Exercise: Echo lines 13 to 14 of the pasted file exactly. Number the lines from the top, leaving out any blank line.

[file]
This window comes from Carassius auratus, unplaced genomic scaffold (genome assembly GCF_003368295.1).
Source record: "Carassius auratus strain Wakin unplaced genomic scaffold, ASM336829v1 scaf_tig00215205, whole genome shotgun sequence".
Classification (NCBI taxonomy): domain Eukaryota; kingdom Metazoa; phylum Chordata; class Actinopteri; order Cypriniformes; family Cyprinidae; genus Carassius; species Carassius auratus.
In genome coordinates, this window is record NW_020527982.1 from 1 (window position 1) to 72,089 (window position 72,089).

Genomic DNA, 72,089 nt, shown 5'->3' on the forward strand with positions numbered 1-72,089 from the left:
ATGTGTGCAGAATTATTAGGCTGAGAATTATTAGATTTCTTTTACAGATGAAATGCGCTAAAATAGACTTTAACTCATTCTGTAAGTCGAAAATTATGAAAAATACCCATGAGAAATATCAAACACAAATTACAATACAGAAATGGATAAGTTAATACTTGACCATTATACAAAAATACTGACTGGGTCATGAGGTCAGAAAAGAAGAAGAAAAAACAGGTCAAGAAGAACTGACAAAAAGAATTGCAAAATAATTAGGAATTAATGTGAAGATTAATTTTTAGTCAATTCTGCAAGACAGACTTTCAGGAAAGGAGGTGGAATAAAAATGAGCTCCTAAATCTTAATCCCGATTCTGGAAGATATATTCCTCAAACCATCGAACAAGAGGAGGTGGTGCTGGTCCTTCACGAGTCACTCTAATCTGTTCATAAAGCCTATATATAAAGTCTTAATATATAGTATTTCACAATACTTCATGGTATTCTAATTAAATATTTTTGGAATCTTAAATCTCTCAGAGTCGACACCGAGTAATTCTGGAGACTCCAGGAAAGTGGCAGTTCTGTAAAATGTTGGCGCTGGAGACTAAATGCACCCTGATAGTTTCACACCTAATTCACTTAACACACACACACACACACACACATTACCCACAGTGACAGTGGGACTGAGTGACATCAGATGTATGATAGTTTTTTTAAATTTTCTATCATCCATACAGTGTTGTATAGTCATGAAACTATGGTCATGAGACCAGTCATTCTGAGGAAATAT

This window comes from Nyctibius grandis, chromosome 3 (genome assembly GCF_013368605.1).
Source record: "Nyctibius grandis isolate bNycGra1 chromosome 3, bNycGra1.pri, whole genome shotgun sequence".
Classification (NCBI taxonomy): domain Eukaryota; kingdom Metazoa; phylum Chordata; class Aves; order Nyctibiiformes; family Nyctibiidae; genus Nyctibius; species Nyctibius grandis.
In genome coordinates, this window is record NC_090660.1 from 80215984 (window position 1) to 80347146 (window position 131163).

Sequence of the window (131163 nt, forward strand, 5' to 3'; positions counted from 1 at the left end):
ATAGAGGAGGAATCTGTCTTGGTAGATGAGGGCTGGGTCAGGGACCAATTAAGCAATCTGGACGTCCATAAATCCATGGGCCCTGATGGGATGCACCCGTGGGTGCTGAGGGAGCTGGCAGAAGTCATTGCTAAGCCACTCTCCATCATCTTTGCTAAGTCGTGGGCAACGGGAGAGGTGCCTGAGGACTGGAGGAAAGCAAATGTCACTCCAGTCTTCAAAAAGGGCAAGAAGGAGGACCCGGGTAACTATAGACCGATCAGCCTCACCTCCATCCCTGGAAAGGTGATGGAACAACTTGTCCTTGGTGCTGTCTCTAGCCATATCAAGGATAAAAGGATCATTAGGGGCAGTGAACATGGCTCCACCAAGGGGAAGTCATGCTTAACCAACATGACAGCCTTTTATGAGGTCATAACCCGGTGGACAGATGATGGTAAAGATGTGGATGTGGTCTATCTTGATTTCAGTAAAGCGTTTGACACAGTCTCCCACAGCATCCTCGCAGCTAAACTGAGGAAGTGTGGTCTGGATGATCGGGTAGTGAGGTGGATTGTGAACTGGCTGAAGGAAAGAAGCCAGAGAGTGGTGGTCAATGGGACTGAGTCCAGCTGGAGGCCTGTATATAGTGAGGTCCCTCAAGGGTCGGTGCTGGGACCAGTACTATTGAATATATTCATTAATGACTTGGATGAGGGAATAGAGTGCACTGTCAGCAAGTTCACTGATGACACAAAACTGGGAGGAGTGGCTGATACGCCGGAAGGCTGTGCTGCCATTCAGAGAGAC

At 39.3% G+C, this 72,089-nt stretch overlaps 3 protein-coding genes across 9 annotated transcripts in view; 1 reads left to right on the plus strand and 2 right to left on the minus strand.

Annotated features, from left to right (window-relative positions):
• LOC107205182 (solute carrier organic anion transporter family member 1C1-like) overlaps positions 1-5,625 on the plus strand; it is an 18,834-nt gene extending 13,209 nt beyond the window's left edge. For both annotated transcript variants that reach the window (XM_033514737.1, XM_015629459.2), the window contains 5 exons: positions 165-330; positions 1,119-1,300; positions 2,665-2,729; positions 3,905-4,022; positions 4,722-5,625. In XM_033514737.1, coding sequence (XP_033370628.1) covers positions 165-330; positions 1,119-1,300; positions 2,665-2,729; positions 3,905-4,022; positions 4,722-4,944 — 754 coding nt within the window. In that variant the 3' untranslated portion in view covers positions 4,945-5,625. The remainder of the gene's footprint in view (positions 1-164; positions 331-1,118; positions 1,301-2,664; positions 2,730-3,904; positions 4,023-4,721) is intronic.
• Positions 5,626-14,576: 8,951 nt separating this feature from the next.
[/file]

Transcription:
At 39.3% G+C, this 72,089-nt stretch overlaps 3 protein-coding genes across 9 annotated transcripts in view; 1 reads left to right on the plus strand and 2 right to left on the minus strand.

Annotated features, from left to right (window-relative positions):